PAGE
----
Family, Friends & Fellow Officers Remember...

Sergeant William Edward Schrott

Penn Hills Township Police Department, Pennsylvania

End of Watch Saturday, March 25, 1972

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Reflections for Sergeant William Edward Schrott

Sgt. Schrott,
On today, the 50th anniversary of your death I would just like to say thank you for your service and sacrifice-not just for your Community but for our Country as well when you served with the U.S. Army during World War II. And to your Family and loved ones, I wish to extend my deepest sympathy.


United States Border Patrol

March 25, 2022

I knew both well. as both would stop by the house with my dad. My dad was an office with Penn Hills and worked with both Bill and Bart. Bill had a pet rabbit I loved. Now that my dad is now gone and I hope my dad has reunited with Bill and Bart in telling stories. Still think about both after many years. I followed my dad in law enforcement and retired after 35 years. Now my son is following.

David Gray, S/A Ret.

November 19, 2020

Rest in peace always knowing that your memory, service and sacrifice will never, ever be forgotten by your law enforcement brethren.

Detective Cpl/3 Steven Rizzo
Delaware State Police (Retired)

August 6, 2020

Rest in peace Sgt. Schrott.

Rabbi Lewis S. Davis

July 18, 2020

I was there on the day that Officer Connolly and Schrott passed away. I was 11 years old and trust me as the memorial in front of the municipal building states "We will not forget" stands true. My mom, brother and I were in the five and dime on that courtyard when the third officer came in covered in the blood of his fallen brothers. Never could forget that image or what those guys did to protect us that day.

I was supposed to get a brand new bicycle that day but that did not happen. On the way home from East Hills a song was playing on the radio. No matter where I traveled throughout the last 47 years I would always be riveted back to that courtyard when I heard the song. Little did I know how much relevance the song had. For some it takes them to the Lion King. For me, not so much.

And you all have heard it...

In the Jungle, the mighty Jungle, the lion sleeps tonight
In the Jungle, the quiet Jungle , the lion sleeps tonight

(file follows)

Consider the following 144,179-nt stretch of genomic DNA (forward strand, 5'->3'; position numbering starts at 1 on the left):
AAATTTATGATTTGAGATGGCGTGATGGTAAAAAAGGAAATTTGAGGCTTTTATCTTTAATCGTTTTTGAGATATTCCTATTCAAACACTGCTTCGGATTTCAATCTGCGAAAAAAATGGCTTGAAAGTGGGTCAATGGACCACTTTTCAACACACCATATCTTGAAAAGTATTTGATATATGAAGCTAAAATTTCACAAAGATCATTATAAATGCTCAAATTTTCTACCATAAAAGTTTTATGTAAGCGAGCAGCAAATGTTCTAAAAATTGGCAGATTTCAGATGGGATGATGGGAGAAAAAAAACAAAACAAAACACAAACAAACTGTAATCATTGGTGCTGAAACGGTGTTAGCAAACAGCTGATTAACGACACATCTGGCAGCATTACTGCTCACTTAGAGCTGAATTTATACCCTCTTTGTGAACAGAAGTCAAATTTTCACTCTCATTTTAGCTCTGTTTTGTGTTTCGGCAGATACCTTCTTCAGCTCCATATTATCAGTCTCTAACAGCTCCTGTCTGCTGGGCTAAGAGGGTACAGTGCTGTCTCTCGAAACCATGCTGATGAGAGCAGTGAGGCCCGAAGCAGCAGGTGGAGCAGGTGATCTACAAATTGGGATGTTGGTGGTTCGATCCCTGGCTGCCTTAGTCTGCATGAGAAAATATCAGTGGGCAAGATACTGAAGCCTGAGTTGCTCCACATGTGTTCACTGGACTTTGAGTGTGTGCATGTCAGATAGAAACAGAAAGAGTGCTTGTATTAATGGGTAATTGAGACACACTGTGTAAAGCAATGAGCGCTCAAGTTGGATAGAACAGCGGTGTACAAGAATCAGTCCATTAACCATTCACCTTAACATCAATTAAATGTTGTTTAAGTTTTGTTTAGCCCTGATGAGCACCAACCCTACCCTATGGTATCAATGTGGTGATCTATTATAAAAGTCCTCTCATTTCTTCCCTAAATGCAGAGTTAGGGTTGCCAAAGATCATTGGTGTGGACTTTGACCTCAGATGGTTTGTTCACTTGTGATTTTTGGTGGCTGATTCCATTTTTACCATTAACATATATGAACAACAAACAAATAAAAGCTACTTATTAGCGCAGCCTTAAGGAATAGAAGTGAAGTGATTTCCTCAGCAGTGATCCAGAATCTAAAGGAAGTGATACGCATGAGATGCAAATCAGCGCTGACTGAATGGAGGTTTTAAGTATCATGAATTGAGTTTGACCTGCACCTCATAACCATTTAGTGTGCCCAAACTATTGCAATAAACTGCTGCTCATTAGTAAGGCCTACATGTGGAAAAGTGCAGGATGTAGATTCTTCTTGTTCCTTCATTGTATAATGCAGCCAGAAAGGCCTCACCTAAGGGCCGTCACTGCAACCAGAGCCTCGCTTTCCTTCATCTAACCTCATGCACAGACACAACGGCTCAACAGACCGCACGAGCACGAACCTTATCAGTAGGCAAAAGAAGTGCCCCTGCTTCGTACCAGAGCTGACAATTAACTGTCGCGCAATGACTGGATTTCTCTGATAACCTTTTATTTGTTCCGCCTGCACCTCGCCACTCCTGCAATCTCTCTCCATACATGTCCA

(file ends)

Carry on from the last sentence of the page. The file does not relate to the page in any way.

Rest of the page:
Many thanks to the brave lions that particular day.

Not an officer
Little boy in the courtyard

June 12, 2019

Rest In Peace Brother in Blue. Thank you and your family for your sacrifice and service to this country.

Officer Mike Robinson(Ret.)
Upland Police Dept. CA

March 25, 2019

A Hero in Heaven, always remembered and never forgotten.

Kim Weigand Mom of Sgt. Mike Weigand

March 25, 2015

I was only 7 years old at the time of Officer Schrott's and Officer Connolly's death. My mom introduced me to them less than a week before the shooting. She took me back up to the mall and showed me a hole in the brick from one of the bullets. Learning of what happened was a very traumatic experience and something that has remained with me over the years.

Today, I visited the Law Enforcement memorial in Washington DC and located both of their names. It was an emotional experience even after all these years. My thoughts and prayers go out to their families.

LCDR G. Taczak, USN (Ret.)

December 28, 2012

I was at the shopping center that day with my mother when I was 10 years old and saw Sergeant Schrott down. My mother whisked me away, but I never forgot that tragic image. It sickens me even more to realize now that the "hippie" movement that inspired that violence and "revolution" towards police and the "establishment" back then is not only alive and well today, but that "hippies" are now in charge of government, education, and media.

David F.

November 3, 2012

Your heroism and service is honored today, the 38th anniversary of your death. Your memory lives and you continue to inspire. Thank you for your service. My cherished son Larry Lasater was a fellow police officer who was murdered in the the line of duty on April 24, 2005 while serving as a Pittsburg, CA police officer.

Time never diminishes respect. Your memory will always be honored and revered.

This is an awful story that reminds us that even someone who appears to be less than lethal can be the very one who ruthlessly takes an officer's life.

Rest In Peace.

Phyllis Loya

Phyllis Loya
mother of fallen officer Larry Lasater

March 25, 2010

Another year has passed and you are still admired and respectfully remembered in the hearts and minds of so many. My thoughts and prayers are with your loved ones and friends on this anniversary of your EOW. You will never be forgotten.

James Sheppard
Father of Sgt. Jason L. Sheppard EOW 12/7/06

March 25, 2010